I was thinking about posting some thoughts on the Northwestern game, but really: who cares? The offense went back to firing on all cylinders. The defense gave up too much yardage on screens, but adjusted nicely at halftime and finished strong. Plus, they forced a ton of turnovers. The team missed two extra points, but if they had missed every extra point, it still wouldn't have mattered. Northwestern was a nice tuneup, but that game means nothing now, because this is the week of The Game. And it will be huge.
Ohio State, meeting all our hopes, enters the week undefeated, with a national championship game berth and a Heisman trophy at stake. Michigan, contrary to all my cheering, hoping, and insulting, is also undefeated. But while I don't like the happiness an undefeated season brings to Michigan fans, I must admit that it makes The Game that much bigger. How much bigger? Well, let's just call this the biggest Ohio State-Michigan game ever.
I've been on campus for three Ohio State-Michigan games. In 2003, Ohio State lost convincingly, finishing off a decent season, but one that never really met expectations. In 2004, Troy Smith ran wild as we went crazy in Block O. The win put a positive spin on an otherwise down year. And, of course, there was last year's comeback win, resulting in much spontaneous yelling and celebrating out in the street. There were major differences year to year in terms of expectations and the state of the teams, but the importance of the Michigan game was a constant. In short, if you beat Michigan, you had a good season. If you didn't, you didn't.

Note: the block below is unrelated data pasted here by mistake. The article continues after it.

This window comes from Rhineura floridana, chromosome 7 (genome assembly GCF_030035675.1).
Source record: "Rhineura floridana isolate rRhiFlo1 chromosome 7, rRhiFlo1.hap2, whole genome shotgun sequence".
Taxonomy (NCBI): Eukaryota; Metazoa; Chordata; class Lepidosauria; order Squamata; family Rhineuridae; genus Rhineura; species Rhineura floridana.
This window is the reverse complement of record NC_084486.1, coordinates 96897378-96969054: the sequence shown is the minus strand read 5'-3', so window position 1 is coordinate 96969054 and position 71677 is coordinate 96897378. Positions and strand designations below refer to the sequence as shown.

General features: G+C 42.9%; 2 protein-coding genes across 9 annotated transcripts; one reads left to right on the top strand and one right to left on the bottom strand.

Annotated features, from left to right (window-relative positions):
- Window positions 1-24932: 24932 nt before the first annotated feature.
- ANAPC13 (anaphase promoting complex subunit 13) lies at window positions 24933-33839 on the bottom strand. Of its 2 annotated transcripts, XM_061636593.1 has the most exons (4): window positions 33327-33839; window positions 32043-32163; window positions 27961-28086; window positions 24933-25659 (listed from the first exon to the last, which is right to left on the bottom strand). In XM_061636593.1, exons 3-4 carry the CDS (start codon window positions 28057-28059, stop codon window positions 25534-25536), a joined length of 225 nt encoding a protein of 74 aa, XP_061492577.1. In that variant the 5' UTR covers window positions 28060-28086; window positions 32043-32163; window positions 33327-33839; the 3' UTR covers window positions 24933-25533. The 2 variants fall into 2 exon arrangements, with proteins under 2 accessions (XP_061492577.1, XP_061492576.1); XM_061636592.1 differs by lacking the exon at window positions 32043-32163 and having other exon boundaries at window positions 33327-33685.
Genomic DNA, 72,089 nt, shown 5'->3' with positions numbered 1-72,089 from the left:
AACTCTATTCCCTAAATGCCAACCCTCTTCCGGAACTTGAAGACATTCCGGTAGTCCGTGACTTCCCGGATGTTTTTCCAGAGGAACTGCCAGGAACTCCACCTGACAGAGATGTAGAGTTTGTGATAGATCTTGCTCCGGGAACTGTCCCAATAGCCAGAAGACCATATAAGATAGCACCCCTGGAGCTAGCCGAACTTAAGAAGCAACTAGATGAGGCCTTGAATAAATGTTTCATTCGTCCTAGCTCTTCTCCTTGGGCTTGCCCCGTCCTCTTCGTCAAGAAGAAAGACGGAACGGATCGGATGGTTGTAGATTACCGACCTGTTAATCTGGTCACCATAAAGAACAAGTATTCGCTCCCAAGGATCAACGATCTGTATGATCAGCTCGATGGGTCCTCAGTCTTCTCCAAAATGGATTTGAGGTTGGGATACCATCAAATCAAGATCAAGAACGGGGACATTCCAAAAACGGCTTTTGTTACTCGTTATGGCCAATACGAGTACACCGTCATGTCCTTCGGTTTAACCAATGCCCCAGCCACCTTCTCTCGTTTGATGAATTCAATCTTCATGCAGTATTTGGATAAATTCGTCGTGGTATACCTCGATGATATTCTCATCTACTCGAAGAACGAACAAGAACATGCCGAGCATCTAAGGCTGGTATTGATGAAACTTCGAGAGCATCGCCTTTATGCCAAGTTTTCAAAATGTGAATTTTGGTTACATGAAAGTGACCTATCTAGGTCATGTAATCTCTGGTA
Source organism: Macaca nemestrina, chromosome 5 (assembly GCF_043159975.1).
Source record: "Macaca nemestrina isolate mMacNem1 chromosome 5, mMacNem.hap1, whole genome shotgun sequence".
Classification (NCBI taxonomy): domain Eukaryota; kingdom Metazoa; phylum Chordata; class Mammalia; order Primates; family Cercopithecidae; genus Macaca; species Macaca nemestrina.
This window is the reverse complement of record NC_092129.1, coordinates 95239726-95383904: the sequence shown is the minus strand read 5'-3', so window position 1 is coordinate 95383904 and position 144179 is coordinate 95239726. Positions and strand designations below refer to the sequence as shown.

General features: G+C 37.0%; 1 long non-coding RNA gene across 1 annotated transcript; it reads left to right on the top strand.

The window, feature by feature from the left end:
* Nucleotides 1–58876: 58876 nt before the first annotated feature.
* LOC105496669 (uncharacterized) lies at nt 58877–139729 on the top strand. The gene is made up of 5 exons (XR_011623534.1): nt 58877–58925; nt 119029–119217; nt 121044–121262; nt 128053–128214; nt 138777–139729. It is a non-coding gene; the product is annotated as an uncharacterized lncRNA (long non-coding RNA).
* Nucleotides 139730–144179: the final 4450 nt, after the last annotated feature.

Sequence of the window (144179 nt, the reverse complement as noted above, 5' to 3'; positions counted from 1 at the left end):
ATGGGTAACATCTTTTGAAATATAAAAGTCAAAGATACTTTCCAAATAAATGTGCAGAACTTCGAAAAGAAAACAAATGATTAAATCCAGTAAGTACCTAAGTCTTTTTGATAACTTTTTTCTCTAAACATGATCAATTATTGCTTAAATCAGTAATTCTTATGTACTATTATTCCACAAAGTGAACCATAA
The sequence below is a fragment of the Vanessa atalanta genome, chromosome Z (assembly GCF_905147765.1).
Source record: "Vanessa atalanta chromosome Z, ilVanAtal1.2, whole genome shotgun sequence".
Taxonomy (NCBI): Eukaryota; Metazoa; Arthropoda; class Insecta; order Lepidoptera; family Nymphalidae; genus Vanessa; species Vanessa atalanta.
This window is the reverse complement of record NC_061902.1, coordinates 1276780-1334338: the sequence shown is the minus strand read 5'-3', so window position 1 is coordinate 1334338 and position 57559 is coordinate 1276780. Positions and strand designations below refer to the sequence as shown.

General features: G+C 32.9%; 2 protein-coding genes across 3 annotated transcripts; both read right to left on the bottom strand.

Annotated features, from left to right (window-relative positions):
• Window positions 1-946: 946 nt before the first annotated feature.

Let's look at 2003 and 2005. In 2003, Ohio State was coming off a championship season, and they were expected to be even better. However, they lost to Wisconsin and then to Michigan, for Jim Tressel's only loss to that school up north. They still made it to the Fiesta Bowl and won, finishing the year 10-2.
Last year, expectations were pretty standard: a Big Ten title, a shot at the national championship with some luck. However, early losses to Texas and Penn State pretty much ended the national championship hopes. The team finished strong, though, as they beat Michigan and went to the Fiesta Bowl, beating Notre Dame to finish 10-2.
The Buckeyes had identical records in both seasons, went to the same bowl both years, and won both years. Yet, if you're like me, you regard 2003 as a disappointment, and 2005 as a success. What's the difference?
Well, you could argue that expectations were higher in 2003, and you'd be right. But I think the real difference is the Michigan game. The Buckeyes won in 2005; they lost in 2003. This one game is the difference between success and failure.
So here we are again at Michigan Week, this time with a berth in the national championship on the line. It's Ohio State-Michigan, and it's also 1 versus 2. This is as big as it gets.
I just hope my professors don't expect me to do anything productive this week.